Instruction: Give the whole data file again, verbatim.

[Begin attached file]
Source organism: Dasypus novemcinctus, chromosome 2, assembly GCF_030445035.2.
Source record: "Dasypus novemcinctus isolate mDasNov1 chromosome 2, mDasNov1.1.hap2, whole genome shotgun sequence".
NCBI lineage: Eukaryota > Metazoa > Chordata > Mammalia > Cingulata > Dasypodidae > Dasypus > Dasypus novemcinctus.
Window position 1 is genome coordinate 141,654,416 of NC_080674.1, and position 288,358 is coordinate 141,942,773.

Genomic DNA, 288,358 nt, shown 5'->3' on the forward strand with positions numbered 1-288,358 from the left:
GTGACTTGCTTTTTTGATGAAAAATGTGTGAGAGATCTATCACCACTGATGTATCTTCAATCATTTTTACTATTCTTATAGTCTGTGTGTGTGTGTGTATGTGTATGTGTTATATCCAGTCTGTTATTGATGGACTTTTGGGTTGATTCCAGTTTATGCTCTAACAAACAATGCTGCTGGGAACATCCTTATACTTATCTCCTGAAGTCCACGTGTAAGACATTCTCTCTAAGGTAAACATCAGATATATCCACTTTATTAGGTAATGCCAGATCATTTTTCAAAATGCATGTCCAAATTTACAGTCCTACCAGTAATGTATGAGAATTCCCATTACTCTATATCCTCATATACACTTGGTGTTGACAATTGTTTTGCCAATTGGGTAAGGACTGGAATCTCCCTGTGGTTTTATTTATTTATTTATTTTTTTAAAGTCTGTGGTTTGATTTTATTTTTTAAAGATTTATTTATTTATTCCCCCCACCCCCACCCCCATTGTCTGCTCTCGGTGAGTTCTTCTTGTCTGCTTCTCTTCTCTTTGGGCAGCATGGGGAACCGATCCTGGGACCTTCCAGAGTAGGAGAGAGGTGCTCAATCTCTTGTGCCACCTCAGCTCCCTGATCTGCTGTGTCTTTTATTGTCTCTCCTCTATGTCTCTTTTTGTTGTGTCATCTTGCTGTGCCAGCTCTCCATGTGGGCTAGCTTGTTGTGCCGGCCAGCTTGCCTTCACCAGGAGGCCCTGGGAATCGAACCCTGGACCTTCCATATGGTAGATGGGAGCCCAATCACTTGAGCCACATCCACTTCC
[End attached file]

Source organism: Dasypus novemcinctus, chromosome 2, assembly GCF_030445035.2.
Source record: "Dasypus novemcinctus isolate mDasNov1 chromosome 2, mDasNov1.1.hap2, whole genome shotgun sequence".
NCBI lineage: Eukaryota > Metazoa > Chordata > Mammalia > Cingulata > Dasypodidae > Dasypus > Dasypus novemcinctus.
Window position 1 is genome coordinate 141,654,416 of NC_080674.1, and position 288,358 is coordinate 141,942,773.

Genomic DNA, 288,358 nt, shown 5'->3' on the forward strand with positions numbered 1-288,358 from the left:
GTGACTTGCTTTTTTGATGAAAAATGTGTGAGAGATCTATCACCACTGATGTATCTTCAATCATTTTTACTATTCTTATAGTCTGTGTGTGTGTGTGTATGTGTATGTGTTATATCCAGTCTGTTATTGATGGACTTTTGGGTTGATTCCAGTTTATGCTCTAACAAACAATGCTGCTGGGAACATCCTTATACTTATCTCCTGAAGTCCACGTGTAAGACATTCTCTCTAAGGTAAACATCAGATATATCCACTTTATTAGGTAATGCCAGATCATTTTTCAAAATGCATGTCCAAATTTACAGTCCTACCAGTAATGTATGAGAATTCCCATTACTCTATATCCTCATATACACTTGGTGTTGACAATTGTTTTGCCAATTGGGTAAGGACTGGAATCTCCCTGTGGTTTTATTTATTTATTTATTTTTTTAAAGTCTGTGGTTTGATTTTATTTTTTAAAGATTTATTTATTTATTCCCCCCACCCCCACCCCCATTGTCTGCTCTCGGTGAGTTCTTCTTGTCTGCTTCTCTTCTCTTTGGGCAGCATGGGGAACCGATCCTGGGACCTTCCAGAGTAGGAGAGAGGTGCTCAATCTCTTGTGCCACCTCAGCTCCCTGATCTGCTGTGTCTTTTATTGTCTCTCCTCTATGTCTCTTTTTGTTGTGTCATCTTGCTGTGCCAGCTCTCCATGTGGGCTAGCTTGTTGTGCCGGCCAGCTTGCCTTCACCAGGAGGCCCTGGGAATCGAACCCTGGACCTTCCATATGGTAGATGGGAGCCCAATCACTTGAGCCACATCCACTTCC